Ian G. H. Ashken – VC and CFO: The charge in ’12 was $33.5 million that went through the as-adjusted numbers. The charge in ’13 that goes through the as-adjusted numbers will be, approximately, $61 million. And so we’re absorbing that in the guidance. We’re absorbing the Venezuela, and obviously there is a benefit from the tax, which you just commented, that’s correct.
Lauren Lieberman – Barclays Capital: Okay. So then what was – I think you said there was something though in the incentive comp that was $3 million per quarter?
Ian G. H. Ashken – VC and CFO: Yes, that is the – what we call the 2010 awards. So of the increase from $33.5 million to $61 million, approximately, $11 million of that will just be in 2013 and then it will go back to a lower level after that in 2014. But we’re including that in the guidance.
Lauren Lieberman – Barclays Capital: Okay. Then on JCS can you guys talk a little bit about just how holiday was – fourth quarter, where you think inventory levels are heading into this year and just the overall read for that, because that category has been a little bit lumpy and I think in the U.S. pretty soft overall, even though Latin America has been great, so just an update on that business would be good.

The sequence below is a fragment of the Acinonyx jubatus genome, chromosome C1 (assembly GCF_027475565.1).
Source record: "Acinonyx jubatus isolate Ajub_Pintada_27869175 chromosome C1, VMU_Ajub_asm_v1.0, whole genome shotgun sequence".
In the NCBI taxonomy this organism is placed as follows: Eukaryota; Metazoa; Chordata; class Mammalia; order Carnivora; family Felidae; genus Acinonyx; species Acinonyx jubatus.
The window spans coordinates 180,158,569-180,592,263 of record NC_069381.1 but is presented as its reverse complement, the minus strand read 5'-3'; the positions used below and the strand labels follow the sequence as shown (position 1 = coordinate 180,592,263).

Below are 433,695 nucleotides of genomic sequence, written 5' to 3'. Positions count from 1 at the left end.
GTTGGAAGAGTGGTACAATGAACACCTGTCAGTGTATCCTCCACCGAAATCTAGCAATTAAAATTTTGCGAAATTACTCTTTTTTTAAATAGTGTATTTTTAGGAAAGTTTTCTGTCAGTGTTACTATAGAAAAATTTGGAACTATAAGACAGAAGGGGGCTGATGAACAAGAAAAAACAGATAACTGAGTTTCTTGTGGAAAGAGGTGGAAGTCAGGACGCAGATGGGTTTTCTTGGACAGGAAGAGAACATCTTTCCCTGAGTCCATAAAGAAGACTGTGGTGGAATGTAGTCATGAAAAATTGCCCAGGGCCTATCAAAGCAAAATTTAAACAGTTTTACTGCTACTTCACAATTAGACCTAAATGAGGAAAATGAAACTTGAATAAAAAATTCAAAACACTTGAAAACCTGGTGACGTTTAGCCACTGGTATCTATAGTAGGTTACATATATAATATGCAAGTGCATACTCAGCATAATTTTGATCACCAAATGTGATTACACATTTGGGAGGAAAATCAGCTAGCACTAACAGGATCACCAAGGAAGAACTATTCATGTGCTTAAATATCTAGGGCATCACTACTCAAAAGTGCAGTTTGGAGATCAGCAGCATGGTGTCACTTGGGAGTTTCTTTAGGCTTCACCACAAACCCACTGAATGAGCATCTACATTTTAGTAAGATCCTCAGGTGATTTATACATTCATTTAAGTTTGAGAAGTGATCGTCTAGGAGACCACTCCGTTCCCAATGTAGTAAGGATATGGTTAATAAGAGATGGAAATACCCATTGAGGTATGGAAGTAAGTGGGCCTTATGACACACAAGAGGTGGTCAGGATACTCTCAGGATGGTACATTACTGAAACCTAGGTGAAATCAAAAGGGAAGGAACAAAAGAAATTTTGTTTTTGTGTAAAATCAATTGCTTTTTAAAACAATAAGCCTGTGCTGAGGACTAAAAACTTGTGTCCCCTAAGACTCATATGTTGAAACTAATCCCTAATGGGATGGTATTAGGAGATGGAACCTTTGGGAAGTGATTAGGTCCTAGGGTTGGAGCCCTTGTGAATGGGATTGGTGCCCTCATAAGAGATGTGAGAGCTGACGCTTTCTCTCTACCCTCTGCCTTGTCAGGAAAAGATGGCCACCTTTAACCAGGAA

James E. Lillie – CEO: So, as I said, the performance met our expectations for the quarter. Going to the consumer, the takeaway beginning in and around Black Friday was actually pretty healthy. We had a level of reorders above the prior year in the month of December, and I think inventories are at a rational level. They are not under-stocked, they are not over-stocked, they are really where they want to be with all retailers focusing on their working capital numbers and their year-end of January 31, taking kind of a low inventory position in January which we fully expected in the business. As you look out in the Q1 of 2013, we expect the business on a global basis to be performing in line with our expectations and we are expecting incremental growth from JCS this year as we move into new countries and new opportunities with distribution. So, all in all not losing any sleep about inventory positions or consumer takeaway, I think across all our businesses, if you look at our weighted average price points, and recognizing that we sell seasonal staples, and we have products people both want and need. I feel very good about overall inventory positions and POS coming out of the fourth quarter with expected dips in inventory in January as I said earlier, but POS performance in line with expectations.